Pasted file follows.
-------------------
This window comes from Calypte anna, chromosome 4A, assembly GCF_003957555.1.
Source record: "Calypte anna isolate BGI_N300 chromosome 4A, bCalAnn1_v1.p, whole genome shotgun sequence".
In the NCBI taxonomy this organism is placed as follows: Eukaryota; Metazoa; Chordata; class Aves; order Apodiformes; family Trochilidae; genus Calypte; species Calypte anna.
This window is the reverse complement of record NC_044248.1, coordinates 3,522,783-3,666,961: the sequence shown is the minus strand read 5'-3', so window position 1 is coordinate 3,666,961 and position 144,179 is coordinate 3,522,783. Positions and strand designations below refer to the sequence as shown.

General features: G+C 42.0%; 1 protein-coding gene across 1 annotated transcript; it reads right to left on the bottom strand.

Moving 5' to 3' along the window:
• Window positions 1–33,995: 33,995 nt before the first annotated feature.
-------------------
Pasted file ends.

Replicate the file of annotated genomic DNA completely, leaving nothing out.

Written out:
This window comes from Calypte anna, chromosome 4A, assembly GCF_003957555.1.
Source record: "Calypte anna isolate BGI_N300 chromosome 4A, bCalAnn1_v1.p, whole genome shotgun sequence".
In the NCBI taxonomy this organism is placed as follows: Eukaryota; Metazoa; Chordata; class Aves; order Apodiformes; family Trochilidae; genus Calypte; species Calypte anna.
This window is the reverse complement of record NC_044248.1, coordinates 3,522,783-3,666,961: the sequence shown is the minus strand read 5'-3', so window position 1 is coordinate 3,666,961 and position 144,179 is coordinate 3,522,783. Positions and strand designations below refer to the sequence as shown.

General features: G+C 42.0%; 1 protein-coding gene across 1 annotated transcript; it reads right to left on the bottom strand.

Moving 5' to 3' along the window:
• Window positions 1–33,995: 33,995 nt before the first annotated feature.